When I was a kid, I used to try and fix times and places in my mind to reassure my later self that I was, in fact, alive on that date and time. I remember doing it on my way to school more than once, saying, “On this day (whatever day it was) at this time (whatever time it was), I was walking to school. Or riding my bike. Or the subway.” Whatever it was I was doing, I wanted to put a pin in that time.
That was a long time ago, when I was in high school and prone to flights of fancy. Life had a dreamy quality as though it wasn’t quite real to me. Part of it was that I had been hit by a car at seven, and by all rights, I should have died. I lived my life for many years after that on the concept that I was on borrowed, or perhaps stolen, time. If that was the case, how could I be sure any of it was real? Perhaps I was living in a modern-day version of the Twilight Zone and nothing about my life was true. Perhaps it was a dream, or a fiction, the last moments of a dying mind stretched into infinite moments.
That is partly what led me to writing my story “The Only One Alive,” featured in the Transcendent anthology. It is a story about a man who may or may not have accidentally stumbled across the truth when he states that he can’t be sure anyone else exists. My hero, a somewhat unreliable narrator, isn’t sure what to believe or who to trust beyond himself. Once his thought is expressed, his life goes sideways and appears to be fulfilling the prophecy that he is the only one that exists.
It is a crazy concept—or is it? The only head we live in is our own, and there is no way to be sure what another person is thinking. We have a social construct, and a trust in those we love and who love us, but there is no way to be sure. We take it on faith that people are saying what they mean. We believe that things are happening outside of our purview—logic tells us it must be so. We cannot see gravity, but our feet touch the ground instead of floating into space. We do not know for sure that the sun is rising in other parts of the world before it rises in our time zone. Flat earthers refuse to believe that the world is round. It seems illogical. But there’s a bit of a madman in all of us. I suspect there must be more than one person reading this blog who has wondered the same thing. It is at once both appealing and terrifying to go down that rabbit hole.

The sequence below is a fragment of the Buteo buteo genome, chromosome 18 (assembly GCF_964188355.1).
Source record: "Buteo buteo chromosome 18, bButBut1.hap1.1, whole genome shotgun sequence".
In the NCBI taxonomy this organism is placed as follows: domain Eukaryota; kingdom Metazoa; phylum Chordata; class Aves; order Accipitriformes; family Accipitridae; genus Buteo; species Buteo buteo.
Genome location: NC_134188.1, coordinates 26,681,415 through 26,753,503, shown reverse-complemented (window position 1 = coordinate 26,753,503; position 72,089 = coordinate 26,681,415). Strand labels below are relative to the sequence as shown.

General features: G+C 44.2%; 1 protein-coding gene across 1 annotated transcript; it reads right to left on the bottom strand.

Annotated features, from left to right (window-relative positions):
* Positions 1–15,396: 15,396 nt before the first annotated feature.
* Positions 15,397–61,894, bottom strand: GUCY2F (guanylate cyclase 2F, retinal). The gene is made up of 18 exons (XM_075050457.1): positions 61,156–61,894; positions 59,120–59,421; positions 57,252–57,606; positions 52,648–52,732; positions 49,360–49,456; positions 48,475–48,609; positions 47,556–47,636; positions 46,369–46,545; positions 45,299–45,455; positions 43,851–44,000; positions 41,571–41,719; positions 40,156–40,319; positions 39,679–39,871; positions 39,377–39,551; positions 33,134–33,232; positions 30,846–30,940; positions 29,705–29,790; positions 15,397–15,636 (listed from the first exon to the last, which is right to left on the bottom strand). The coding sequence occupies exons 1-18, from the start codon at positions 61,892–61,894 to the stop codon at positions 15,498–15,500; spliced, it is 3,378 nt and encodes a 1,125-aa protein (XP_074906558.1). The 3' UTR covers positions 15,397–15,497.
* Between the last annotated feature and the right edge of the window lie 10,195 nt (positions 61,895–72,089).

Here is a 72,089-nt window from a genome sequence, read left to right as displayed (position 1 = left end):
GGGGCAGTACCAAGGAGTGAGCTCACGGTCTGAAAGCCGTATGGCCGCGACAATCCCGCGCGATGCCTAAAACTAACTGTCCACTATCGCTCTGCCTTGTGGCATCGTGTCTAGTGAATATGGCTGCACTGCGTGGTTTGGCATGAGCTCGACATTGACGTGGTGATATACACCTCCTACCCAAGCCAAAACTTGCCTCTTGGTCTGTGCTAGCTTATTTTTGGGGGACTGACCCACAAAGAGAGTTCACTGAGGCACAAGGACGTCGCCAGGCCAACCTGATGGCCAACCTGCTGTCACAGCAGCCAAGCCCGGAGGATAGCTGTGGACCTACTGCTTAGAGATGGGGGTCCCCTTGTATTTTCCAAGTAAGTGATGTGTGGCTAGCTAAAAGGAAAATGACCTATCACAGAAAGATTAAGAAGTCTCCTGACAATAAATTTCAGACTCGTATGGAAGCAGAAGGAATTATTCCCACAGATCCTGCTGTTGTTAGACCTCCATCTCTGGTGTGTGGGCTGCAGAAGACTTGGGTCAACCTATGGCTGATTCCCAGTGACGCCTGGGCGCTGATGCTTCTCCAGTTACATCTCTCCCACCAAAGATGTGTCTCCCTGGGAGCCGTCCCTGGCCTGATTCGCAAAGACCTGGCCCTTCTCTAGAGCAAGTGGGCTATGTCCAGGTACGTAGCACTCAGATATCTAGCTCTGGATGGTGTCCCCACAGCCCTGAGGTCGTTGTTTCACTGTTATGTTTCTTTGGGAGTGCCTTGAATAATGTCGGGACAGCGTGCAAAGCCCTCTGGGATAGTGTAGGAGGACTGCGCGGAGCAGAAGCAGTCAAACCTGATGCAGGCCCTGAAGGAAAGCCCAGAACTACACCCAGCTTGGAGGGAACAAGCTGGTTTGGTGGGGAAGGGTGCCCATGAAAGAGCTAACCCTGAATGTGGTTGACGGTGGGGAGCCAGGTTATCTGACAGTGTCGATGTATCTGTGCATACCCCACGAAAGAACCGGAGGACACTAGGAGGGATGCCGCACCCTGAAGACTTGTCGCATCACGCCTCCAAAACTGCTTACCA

Those moments as a teenager still stand out, even if I cannot recall the details. It reminds me that life is not a dream, even if the only moments I can ever be truly sure of are the ones I am living right now. I thought the same thing on those long-ago mornings when I needed to be certain that I was alive in that instant. Those moments passed and were replaced with others, some more vivid than others but all of them real. In the end, I wasn’t the only one back then, and I’m not the only one now.
Claire can’t remember a time when writing wasn’t part of her life. Growing up, she used to write stories with her friends. As a teenager she started reading fantasy and science fiction, but her diet quickly changed to romance and happily-ever-after’s.
A native of Massachusetts and cold weather, she left all that behind to move to the sun and fun of California, but has always lived no more than twenty miles from the ocean.
In college she studied acting with a minor in creative writing. In hindsight she should have flipped course studies. Before she was published, she sold books on eBay and discovered some of her favorite authors by sampling the goods, which was the perfect solution. Claire has many book-irons in the fire, most notably her urban fantasy series, The Elementals’ Challenge series, but writes contemporary and shifter romances as well as.
While she’s not a movie mogul or actor, she does work in the film industry with her office firmly situated in the 90210 district of Hollywood. Prone to breaking into song, she is quick on her feet and just as quick with snappy dialogue. In addition to writing she enjoys animal rescue, reading, and movies. She loves to hear from fans, so feel free to drop her a line.
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